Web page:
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SMREVIEWS LOVES CHICKEN RUN

So it wasn’t until my baby chicks hatched that I even considered talking about this film, but in fairness, this film was pretty impressive to a very young me. I’ve always had a huge admiration for Aardman Studio (though they have started using Wallace and Gromit to sell sofas), because they’ve given a unique image to British animation with their signature plasticine stop motion animation. Of course, being synonymous as the studio who made Wallace and Gromit shorts, making its first full-length feature film and not using the characters it was famous for was a gargantuan gamble. Well, it’s been 21 years since its release and it still sits at the top of the highest grossing stop motion film of all time, so I’d say the gamble has considerably paid off.

Directed by Aardman Studio fouders Peter Lord and Nick Park, Chicken Run follows a group of chickens who constantly try to escape the farm they live in run by Mr. and Mrs. Tweedy (Tony Haygarth & Miranda Richardson). The ringleader of the group Ginger (Julia Sawalha) dreams of a free life for her and the others. Her prayers seem to be answered when a rooster Rocky (Mel Gibson) crash lands in their farm. Ginger sees this as an opportunity to convince Rocky to teach the chickens to fly so they can escape.

So originally, this film started life as a spoof film of The Great Escape, the original plans going forward with this film can be seen as it certainly gives off similar vibes, albeit with more slapstick and animated, but I think even if you don’t make that comparison that’s fine because in a way, this film has moved away from being a spoof of something to something original. The story is very entertaining and much more appreciative when you consider how long just a few seconds would have taken Aardman to animate. You can also see how much better the animation techniques of Aardman have gotten when you look at this film alongside Aardman’s latest project at the time, the Wallace and Gromit short A Close Shave. You can also see in some frames the thumbprints on the models from where the animators have moved them which honestly is like seeing craftmanship at work.

When you consider that more recent Aardman films have often had some tiny assistance from CGI, such as in the Wallace and Gromit film when it was used for simple effects like smoke and dust, the fact that Chicken Run was done entirely without the need of digital assistance is staggering. There are scenes where you have many chickens panicking and running all over the place and the fact that each of those models have to be moved in small stages is staggering. Such a simple scene and it probably took more than a week to make, now that is dedication.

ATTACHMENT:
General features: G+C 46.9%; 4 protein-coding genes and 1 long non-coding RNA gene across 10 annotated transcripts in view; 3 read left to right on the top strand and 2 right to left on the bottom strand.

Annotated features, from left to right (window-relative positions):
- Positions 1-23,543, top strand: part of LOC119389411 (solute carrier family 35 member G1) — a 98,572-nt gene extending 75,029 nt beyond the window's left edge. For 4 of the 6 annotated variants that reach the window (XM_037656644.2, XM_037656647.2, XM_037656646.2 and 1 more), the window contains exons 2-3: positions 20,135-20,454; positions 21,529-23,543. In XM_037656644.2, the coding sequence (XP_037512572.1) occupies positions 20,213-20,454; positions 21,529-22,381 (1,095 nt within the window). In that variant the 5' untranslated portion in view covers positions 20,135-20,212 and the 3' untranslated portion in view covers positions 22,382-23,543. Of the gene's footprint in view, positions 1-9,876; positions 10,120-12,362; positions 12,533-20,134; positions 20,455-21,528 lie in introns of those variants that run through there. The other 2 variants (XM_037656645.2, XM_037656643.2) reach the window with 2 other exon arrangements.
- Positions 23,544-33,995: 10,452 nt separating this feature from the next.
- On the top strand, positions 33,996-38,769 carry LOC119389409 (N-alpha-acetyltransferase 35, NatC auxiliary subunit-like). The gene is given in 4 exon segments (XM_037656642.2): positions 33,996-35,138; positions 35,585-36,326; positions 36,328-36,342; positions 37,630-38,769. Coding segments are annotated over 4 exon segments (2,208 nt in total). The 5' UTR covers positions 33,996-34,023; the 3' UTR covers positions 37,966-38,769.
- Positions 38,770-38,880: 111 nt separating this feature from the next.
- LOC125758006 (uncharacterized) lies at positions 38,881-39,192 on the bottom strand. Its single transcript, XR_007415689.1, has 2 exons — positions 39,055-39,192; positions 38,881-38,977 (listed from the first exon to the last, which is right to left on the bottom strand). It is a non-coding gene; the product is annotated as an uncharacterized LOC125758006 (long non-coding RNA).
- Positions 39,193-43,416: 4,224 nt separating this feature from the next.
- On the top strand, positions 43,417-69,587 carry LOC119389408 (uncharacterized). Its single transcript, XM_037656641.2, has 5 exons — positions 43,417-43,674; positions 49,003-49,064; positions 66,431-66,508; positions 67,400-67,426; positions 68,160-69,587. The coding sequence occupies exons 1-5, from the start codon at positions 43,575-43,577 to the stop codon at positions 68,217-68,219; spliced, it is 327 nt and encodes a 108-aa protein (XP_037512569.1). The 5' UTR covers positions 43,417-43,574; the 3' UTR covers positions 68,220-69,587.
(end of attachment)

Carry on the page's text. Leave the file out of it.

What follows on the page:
Julia Sawalha is amazing as Ginger, I absolutely admire the natural born leader element around her. Although there is the intellectual chicken of Mac (Lynn Ferguson), Ginger definitely has the most common sense of all the chickens. When she is introduced to Rocky, her no nonsense attitude is brought out with amazing quality, and the occasional sassiness, because Rocky is a near opposite of Ginger. Along with Ginger and Rocky are a whole host of chickens, each one funny in their own right. One of my favourites from when I saw it as a kid was Babs (Jane Horrocks), the innocent, knitting loving chicken who has one of the biggest heart of gold you could want in a character.

It pretty incredible that I still hear people quoting this film after all this time, but it’s not hard to see why. The comedic timing of this film is so on point in so many scenes. The scene in which Rocky teaches the chickens to fly stands out to me the most because you have commentary from the two rats of the film Nick and Fletcher (Timothy Spall & Phil Daniels) who are amazingly witty and know exactly what to say with every failed attempt by the chickens. You can pin all this on amazing writing and that famous British wit and attitude, something that Aardman seem to celebrate a lot in their films.

In essence than Chicken Run is seemingly one of the most time-consuming animated films to have been made, but by god was it worth it. It pretty much ticks the boxes on what I expect from a film like this, it’s engaging for everyone, it has clever writing, humour and characters, and it is something quite inspirational for an animation technique that is the most painstaking when It comes to natural details. This film has done so well that it is no longer a spoof of those prisoner of war escape films, it’s now nestled along with them.

*A quick sidenote here, I’ve praised Aardman a lot in this review, however very recently they have done questionable things such as the aforementioned use of Wallace and Gromit in sofa adverts. In my mind, this is such a waste of an iconic British duo and I really hope to see them soon in more feature length or short films. But something more relevant to this post is the fact that Chicken Run 2 is in the works and that neither Julia Sawalha or Mel Gibson will be reprising their roles which has come under criticism and lead to Julia Sawalha revealing Aardman said her voice is “too old”.  I can only hope that these scratches to Aardman’s reputation don’t open up into wounds because I absolutely admire what they’ve done for British animation.

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